And the list goes on- Social services? why would Britain fund foreign hospitals? Correction services? No way will they pay for prisons in another country. Military? Not a chance of Britain writing off billions in military assets without an argument. Tax agreements? Extradition treaties? It would be an unmitigated mire for decades.

If they go independent, it's not really in the UK's interests to ruin Scotland. And Scotland will continue to be part of the UK for at least 18 months (possibly a lot a longer) while the details are hammered out. But on the other hand, it's important to get a fair deal. I'd be very surprised if tarriffs and whatnot were imposed - it's not something that Britain has full control over as trade policy is largely determined at EU level. But there are a lot of issues - primarily around the debt and the currency but also dividing up national institutions like the Armed Forces, BBC etc. From what I'm reading, eighteen months, as suggested by the Scot Nats, is extremely optimistic as a timeline.

Salmond seems to think that he can refuse to take the debt as a bargaining chip to get a currency union, but I'm not seeing that. Renenging on their debts would leave the Scottish government with a credibility problem if they wanted to borrow in their own name. And annoying the UK like that would probably lead to a rapid deterioration in relations which would not be in Scottish interests. In the end, there needs to be agreement at a (UK) national level for Scotland to go - legislation, probably quite a lot of it - which means that the deal needs to be basically fair or the remaining MPs may not approve it. While Scotland might have a democratic mandate for independence, it's not necessarily at a price of screwing over the English who'd have to agree the details.

And I really don't see the UK going into a currency union when we've already seen how that works on the continent - the Bank of England is against it, and all the Westminster parties are against it, and I'd be amazed if the thought of bailing out Scottish banks at English cost - when bailing out our banks inflicted a severe recession on us just recently - would remotely fly with the English voting public. But it's also unclear the extent to which this is all a bargaining chip anyway. Salmond is pretty canny, to say the least. The idea of keeping the pound is to reassure wavering voters. If and when they get independence, there's no going back so it doesn't really matter after that politically as to whether they get the pound or not. It could be presented as a perfidious plot by the English and also given up in exchange for something else (where the maritime borders are drawn for oil purposes, for example). I would imagine their long-term interests would be to have their oown currency and monetary policy anyway - Salmond is an economist, so he must really know this.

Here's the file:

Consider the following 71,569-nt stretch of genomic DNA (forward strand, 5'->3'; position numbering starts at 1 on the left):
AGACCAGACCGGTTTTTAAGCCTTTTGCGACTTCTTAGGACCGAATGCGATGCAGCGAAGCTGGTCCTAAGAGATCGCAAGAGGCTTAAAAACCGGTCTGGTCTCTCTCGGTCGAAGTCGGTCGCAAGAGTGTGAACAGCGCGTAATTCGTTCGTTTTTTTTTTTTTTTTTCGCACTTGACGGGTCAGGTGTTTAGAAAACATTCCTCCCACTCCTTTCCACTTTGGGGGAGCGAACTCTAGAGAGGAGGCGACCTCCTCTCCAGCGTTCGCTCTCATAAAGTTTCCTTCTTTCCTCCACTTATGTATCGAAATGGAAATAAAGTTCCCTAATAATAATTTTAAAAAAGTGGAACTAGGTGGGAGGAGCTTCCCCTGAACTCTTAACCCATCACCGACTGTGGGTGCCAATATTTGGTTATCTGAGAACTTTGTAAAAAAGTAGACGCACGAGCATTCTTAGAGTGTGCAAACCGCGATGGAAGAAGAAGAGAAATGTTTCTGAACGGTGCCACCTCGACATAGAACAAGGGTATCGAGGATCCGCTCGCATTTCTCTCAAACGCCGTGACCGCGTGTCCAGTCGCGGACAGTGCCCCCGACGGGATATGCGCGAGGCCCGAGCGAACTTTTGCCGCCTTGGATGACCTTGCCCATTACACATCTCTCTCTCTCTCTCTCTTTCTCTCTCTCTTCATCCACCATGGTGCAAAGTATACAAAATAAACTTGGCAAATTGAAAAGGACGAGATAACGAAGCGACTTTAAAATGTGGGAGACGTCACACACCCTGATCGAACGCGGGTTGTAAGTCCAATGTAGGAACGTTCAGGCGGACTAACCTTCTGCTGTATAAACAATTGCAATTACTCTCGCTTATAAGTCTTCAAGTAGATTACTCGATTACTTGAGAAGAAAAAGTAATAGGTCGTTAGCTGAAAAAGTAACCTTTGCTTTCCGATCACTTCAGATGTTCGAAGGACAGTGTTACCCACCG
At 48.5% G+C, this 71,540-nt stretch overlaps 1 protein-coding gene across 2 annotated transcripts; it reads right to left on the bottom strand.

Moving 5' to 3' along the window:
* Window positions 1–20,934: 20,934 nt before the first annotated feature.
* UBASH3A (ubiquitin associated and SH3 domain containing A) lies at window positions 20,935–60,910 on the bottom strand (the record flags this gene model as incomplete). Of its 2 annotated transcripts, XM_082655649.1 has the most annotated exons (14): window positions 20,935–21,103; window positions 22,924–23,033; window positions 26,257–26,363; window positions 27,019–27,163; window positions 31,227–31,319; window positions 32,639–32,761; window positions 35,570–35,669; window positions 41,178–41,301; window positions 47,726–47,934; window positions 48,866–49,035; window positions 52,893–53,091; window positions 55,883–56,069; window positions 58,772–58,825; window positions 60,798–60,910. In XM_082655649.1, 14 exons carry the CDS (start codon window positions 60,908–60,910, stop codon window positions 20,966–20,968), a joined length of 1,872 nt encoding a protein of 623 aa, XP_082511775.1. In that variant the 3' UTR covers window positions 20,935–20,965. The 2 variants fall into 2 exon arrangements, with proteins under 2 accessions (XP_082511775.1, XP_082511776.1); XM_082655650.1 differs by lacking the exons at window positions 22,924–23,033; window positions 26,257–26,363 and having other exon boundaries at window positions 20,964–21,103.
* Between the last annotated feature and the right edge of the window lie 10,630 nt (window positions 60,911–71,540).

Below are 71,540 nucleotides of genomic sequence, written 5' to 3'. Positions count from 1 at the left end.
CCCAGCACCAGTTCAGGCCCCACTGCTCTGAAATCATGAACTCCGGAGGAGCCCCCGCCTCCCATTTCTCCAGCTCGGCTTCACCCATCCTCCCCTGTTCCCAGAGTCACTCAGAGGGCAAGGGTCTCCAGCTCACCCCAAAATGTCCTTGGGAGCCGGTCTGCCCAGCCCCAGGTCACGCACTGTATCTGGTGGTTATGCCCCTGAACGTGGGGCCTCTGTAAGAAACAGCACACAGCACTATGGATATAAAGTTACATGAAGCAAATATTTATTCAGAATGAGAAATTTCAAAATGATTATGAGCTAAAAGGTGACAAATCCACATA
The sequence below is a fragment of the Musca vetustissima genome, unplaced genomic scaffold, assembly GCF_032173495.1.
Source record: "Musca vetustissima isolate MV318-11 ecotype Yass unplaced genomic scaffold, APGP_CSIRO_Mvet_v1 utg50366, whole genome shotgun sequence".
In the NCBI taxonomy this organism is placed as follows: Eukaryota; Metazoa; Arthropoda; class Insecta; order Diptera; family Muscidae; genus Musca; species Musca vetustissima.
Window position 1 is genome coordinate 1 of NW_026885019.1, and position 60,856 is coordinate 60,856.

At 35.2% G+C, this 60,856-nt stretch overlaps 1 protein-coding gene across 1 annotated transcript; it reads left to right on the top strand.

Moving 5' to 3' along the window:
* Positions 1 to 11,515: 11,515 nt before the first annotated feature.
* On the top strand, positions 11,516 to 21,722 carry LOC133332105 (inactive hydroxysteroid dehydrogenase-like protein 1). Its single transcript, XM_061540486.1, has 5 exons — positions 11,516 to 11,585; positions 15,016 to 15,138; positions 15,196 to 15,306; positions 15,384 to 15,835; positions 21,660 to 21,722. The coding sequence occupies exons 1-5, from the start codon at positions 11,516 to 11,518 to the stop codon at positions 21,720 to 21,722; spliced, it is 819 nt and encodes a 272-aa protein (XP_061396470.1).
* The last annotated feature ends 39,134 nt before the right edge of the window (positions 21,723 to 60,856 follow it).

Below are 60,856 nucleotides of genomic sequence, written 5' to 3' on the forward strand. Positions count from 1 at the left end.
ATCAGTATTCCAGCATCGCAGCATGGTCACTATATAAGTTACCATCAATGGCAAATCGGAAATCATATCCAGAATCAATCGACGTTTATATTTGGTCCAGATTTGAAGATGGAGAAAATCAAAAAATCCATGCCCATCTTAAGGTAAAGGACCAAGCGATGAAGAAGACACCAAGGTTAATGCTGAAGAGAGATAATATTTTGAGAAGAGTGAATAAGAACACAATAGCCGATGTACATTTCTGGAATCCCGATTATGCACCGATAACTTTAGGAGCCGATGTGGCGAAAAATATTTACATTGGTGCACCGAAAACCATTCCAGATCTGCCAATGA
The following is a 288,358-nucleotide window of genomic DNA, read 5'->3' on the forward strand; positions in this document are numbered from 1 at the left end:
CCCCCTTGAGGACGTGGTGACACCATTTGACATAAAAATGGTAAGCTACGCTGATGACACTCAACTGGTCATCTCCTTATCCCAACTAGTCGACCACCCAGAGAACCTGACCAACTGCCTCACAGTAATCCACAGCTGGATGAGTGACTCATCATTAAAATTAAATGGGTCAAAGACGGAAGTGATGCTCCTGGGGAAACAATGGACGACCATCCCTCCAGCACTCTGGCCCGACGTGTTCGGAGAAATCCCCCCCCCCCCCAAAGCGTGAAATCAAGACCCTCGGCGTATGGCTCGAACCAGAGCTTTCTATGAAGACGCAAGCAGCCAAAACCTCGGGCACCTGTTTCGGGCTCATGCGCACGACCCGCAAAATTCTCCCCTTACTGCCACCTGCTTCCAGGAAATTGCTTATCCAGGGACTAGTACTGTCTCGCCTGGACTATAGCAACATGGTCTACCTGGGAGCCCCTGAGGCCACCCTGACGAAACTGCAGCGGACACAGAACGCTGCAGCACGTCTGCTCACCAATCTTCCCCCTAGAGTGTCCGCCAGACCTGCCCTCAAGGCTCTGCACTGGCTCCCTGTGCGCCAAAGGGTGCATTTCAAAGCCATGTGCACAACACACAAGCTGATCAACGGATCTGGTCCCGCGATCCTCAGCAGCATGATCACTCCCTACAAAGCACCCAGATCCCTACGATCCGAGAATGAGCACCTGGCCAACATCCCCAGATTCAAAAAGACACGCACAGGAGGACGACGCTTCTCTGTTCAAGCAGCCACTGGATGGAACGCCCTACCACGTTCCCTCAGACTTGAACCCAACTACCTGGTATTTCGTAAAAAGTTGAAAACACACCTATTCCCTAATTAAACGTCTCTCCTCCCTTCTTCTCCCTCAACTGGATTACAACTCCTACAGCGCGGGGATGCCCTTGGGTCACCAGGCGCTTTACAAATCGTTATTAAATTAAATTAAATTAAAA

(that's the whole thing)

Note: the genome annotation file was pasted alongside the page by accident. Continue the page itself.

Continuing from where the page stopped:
Qadira

Pathfinder Adventure Path, Modules Subscriber

Yeah, and you're OK for an Aussie. But I don't think that I'm not entitled to challenge his assumptions when they seem deeply patronising to me.

Qadira

Pathfinder Adventure Path, Modules Subscriber

I'm not talking about specific ideologies, I'm talking about him personally. You can be as lefty as you like, but dismissing members of the working class as morons seems an odd thing to do for an avowedly left-wing person to do. Don't you think? Unless you are an elitist who really thinks the working classes are all so moronic they need "leadership" from a benificent middle- and upper-class.

Qadira

Pathfinder Adventure Path, Modules Subscriber
The 8th Dwarf wrote:
Sending Scotland broke is how the English forced the union in the first place. See the Darien disaster.

Um, I think they sent themselves broke with Darien. The Act of Union was England bailing Scotland out. The Scots were quite grateful at the time - well, the Scottish ruling classes, anyway.

Actually, Darien is a classic example of how it can be perilous to be a small country. It's not all that different from Ireland and Iceland.

Qadira

Pathfinder Adventure Path, Modules Subscriber
BigNorseWolf wrote:
Aubrey the Malformed wrote:
Zombieneighbours wrote:
'white van man' is a moron
Spoken like a true liberal.
An examination of why this person is/isn't an idiot would be more enlightening.

The dismissal of people who have different opinions to yours as morons is actually pretty illiberal. It's about him, not them. He is a typical lefty elitist who assumes that they must be stupid when actually they have their own interests which don't coincide with his, thereby demonstrating his contempt for the people whose interests he claims to have in mind.

Qadira

Pathfinder Adventure Path, Modules Subscriber